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Kanefield, L. (1985). Psychoanalytic Constructions of Female Development and Women's Conflicts About Achievement. Part I. J. Amer. Acad. Psychoanal., 13(2):229-246.

(1985). Journal of American Academy of Psychoanalysis, 13(2):229-246

Psychoanalytic Constructions of Female Development and Women's Conflicts About Achievement. Part I

Linda Kanefield, M.S.

Psychoanalysis and Female Development

To many feminists, Freud's theories have served to vindicate and perpetuate the subordination of women. His early formulations about the development of femininity and female sexuality are a source of continuing controversy within both psychoanalytic and feminist communities (Mitchell, 1974; Miller, 1973; Strouse, 1974, Howell, 1981). Acknowledging this disharmonious debate, some recent theorists have begun to reconstruct and reinterpret developmental theories of female identity and sexuality (Blum, 1977; Mendell, 1982; Klebanow, 1981; Chasseguet-Smirgel, 1970a). Many theorists now believe that Freudian thought, with modifications, can be pivotal to the ultimate aim of liberating people to change themselves and their world.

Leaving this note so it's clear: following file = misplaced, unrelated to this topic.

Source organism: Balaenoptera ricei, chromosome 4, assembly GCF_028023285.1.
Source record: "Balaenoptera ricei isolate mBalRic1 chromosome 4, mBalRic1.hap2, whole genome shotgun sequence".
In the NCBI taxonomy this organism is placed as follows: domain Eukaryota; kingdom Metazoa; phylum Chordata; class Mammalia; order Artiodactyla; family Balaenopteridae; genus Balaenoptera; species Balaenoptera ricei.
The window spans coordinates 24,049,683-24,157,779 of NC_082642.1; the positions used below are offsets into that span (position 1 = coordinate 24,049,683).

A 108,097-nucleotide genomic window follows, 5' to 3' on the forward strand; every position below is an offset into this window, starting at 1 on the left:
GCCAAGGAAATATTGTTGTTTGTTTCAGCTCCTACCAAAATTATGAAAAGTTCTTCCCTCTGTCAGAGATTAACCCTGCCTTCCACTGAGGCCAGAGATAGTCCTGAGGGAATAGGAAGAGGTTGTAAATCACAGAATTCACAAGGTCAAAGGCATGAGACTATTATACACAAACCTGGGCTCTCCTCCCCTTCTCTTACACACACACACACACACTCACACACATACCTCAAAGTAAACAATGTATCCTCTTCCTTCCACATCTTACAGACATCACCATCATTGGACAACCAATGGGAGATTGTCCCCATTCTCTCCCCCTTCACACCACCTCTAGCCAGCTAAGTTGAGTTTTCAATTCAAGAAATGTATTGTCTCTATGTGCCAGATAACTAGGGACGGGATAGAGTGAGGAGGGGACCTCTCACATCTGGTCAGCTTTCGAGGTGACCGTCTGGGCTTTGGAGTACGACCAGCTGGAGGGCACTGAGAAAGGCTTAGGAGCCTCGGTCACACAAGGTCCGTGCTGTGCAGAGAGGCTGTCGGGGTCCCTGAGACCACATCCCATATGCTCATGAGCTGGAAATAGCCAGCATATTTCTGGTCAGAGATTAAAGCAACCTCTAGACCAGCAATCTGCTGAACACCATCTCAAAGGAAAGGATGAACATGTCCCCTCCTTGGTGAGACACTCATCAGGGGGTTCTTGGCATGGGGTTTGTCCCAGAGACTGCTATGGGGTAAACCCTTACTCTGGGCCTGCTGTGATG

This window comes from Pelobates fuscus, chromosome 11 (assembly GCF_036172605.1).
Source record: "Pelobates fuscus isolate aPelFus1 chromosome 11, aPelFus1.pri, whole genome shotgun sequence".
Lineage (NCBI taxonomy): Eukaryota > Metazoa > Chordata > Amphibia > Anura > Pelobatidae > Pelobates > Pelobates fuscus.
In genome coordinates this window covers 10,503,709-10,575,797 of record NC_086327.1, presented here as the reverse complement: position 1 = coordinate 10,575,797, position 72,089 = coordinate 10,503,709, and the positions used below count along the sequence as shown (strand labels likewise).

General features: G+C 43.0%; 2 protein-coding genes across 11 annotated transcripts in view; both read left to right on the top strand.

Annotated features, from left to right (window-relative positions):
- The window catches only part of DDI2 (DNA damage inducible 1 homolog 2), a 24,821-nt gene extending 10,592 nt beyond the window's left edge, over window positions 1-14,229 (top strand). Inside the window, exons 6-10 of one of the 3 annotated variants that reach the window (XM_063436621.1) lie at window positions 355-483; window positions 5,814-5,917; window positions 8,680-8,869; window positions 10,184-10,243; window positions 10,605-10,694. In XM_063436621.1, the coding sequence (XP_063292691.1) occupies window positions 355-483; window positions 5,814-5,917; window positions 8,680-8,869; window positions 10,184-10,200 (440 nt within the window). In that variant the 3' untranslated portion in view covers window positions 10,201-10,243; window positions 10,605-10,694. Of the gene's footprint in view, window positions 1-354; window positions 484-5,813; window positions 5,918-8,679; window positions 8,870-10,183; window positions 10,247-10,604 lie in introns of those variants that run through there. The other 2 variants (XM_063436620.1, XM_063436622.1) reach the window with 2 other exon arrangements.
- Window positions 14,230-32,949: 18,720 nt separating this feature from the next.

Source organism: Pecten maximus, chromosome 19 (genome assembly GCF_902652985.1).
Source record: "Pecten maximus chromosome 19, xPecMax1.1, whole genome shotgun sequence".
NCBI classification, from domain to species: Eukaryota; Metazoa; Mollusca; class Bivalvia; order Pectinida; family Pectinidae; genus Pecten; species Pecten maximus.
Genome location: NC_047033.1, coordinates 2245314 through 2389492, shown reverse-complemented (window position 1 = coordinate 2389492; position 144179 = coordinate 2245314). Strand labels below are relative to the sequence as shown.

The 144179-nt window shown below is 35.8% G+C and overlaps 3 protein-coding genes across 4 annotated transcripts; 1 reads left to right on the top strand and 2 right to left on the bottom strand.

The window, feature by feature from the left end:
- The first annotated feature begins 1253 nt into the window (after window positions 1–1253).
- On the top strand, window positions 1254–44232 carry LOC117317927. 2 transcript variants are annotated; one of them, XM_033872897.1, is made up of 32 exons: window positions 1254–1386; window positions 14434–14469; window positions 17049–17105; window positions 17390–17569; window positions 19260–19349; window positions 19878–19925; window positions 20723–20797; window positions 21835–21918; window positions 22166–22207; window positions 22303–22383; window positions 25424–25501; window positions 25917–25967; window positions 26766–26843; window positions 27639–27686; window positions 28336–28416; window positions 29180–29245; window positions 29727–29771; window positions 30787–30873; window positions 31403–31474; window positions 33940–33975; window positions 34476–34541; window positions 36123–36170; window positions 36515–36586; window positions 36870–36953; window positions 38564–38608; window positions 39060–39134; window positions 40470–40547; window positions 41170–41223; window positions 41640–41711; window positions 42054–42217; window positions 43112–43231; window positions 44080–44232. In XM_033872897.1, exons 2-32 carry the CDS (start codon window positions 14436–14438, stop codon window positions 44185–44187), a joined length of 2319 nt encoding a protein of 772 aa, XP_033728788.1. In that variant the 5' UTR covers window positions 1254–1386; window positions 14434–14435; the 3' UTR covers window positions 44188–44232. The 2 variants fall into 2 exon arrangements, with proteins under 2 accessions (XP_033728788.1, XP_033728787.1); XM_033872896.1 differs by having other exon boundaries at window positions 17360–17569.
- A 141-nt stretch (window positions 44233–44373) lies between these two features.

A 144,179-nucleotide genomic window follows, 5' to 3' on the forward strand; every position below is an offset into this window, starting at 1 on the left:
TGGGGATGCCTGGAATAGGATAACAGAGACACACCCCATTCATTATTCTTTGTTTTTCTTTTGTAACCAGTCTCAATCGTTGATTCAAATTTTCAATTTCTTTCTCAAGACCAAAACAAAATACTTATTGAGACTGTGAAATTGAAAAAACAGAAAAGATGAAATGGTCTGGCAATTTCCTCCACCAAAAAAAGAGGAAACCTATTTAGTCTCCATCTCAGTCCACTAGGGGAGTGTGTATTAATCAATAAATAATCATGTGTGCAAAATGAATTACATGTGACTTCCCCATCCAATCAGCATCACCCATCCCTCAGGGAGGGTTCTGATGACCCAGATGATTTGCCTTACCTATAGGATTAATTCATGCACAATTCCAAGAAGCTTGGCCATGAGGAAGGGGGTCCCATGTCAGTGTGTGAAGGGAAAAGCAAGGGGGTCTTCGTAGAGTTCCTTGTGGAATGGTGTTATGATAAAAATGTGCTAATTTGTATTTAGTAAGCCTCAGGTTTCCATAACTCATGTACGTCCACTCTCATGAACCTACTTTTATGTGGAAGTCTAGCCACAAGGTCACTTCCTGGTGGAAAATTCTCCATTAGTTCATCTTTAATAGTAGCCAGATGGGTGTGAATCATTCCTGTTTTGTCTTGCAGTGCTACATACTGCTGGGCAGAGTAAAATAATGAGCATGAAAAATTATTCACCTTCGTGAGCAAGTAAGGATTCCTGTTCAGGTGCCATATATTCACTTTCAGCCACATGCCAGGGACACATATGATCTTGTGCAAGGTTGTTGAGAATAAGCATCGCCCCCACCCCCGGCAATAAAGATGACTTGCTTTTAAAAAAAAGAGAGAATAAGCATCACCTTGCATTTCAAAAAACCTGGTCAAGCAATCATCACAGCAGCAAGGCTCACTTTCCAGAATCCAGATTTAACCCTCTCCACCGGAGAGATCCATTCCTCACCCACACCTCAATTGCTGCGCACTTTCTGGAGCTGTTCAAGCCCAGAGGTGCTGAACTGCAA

This paper recognizes the richness that psychoanalytic theory offers to the understanding of women, and to the complex relationships in which women experience themselves. The arguments presented rest on the position that internal representations of the self, and of the self in relation to others, extend to levels of fantasy and subjectivity as well as to realistic perception. Furthermore, these internal representations reflect, interact with, and propagate cultural relations between the sexes (Person, 1980; Chodorow, 1978). Such a perspective will be used to conceptualize and illustrate the dynamics that underlie women's conflicts about their own autonomous achievements.

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